Neural Imprinting

Luke Davis, Reporter

Hang on for a minute...we're trying to find some more stories you might like.


Email This Story






 

Neural imprinting is a new way to help patients using virtual reality. It helps people suffering from ailments such as:

  • Severe burns
  • Phantom limb syndrome
  • Chemotherapy
  • Chronic pain

With one of the biggest technological advances of 2016, virtual reality, Hunter Hoffman and David Patterson developed the idea of neural imprinting. A study was done in 2000 at Harborview Medical Centre in Seattle. Harborview is a pioneer in advanced treatments, such as early skin grafting. Early skin grafting gives patients a better chance of surviving severe burns. However, the treatment during the recovery can be extremely painful. That’s where neural imprinting comes in. Neural imprinting uses the VR to distract the brain from pain. This works because the brain requires active and conscious attention. So if you distract yourself from the pain that you are experiencing, you feel less pain. VR not only reduces pain, but it also changes the way the brain processes pain signals.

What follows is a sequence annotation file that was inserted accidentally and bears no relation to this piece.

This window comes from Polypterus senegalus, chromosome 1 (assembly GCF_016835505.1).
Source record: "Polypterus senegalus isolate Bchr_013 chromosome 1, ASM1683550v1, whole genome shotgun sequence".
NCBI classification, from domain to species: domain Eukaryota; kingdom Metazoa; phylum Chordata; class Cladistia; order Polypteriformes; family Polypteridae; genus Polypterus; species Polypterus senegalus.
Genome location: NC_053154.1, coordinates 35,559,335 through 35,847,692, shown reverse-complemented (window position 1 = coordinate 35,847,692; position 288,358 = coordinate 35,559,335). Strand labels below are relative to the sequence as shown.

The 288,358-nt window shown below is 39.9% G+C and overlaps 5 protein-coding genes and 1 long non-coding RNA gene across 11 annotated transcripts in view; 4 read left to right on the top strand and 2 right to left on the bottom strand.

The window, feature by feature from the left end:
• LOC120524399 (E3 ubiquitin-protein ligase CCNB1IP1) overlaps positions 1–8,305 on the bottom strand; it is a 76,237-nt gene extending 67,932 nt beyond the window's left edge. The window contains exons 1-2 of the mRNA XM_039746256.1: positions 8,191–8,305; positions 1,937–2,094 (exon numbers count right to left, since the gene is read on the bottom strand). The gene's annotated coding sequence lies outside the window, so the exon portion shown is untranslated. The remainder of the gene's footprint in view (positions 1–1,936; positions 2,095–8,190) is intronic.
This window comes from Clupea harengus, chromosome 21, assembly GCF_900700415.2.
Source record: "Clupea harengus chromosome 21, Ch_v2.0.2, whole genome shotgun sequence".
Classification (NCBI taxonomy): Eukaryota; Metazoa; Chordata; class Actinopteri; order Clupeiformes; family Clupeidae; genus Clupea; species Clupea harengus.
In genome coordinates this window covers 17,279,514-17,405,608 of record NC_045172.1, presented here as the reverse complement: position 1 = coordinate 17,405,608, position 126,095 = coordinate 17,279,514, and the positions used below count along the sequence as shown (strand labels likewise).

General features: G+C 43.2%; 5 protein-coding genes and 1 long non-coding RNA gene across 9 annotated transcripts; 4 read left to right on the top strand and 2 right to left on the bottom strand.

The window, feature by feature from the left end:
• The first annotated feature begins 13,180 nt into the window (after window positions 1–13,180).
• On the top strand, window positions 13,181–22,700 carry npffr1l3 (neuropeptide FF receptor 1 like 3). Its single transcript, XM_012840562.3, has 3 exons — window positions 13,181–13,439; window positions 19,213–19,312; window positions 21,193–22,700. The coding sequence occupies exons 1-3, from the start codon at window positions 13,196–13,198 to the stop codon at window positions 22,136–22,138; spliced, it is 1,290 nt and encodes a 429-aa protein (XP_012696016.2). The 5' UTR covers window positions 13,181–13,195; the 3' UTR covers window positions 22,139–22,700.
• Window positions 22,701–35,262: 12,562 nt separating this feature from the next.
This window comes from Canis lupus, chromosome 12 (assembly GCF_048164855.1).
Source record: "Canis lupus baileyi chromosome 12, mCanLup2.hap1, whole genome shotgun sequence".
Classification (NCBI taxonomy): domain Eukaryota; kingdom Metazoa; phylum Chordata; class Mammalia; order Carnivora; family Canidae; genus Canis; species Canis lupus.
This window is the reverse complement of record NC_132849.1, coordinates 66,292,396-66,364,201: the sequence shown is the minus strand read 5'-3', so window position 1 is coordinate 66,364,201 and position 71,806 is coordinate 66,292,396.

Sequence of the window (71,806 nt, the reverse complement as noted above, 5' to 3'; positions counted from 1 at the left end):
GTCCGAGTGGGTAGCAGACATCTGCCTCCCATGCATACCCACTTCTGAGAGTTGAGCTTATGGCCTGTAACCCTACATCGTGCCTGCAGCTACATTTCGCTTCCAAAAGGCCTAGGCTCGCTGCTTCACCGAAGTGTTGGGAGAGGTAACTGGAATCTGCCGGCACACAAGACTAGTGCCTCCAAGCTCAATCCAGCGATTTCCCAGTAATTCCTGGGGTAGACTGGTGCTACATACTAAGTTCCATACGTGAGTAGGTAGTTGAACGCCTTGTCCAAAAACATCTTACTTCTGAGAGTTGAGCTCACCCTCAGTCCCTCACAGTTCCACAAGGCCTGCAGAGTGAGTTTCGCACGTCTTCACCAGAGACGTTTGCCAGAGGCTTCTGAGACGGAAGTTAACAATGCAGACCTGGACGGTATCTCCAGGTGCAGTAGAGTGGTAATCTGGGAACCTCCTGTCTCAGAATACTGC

For example, there was a soldier stationed in Southern Afghanistan who survived an attack in his military vehicle, but not without severe burns. He was later treated with neural imprinting. Doctors and scientists created “Winter World”, a virtual reality world in which everything is wintery and cold, thus contradicting the hot, burning pain. When in Winter World, pain is toned down. Neural imprinting is not fully developed, but hopefully will be soon, because it could cure millions of people.

Print Friendly, PDF & Email

The Student News Site of The Elisabeth Morrow School
Neural Imprinting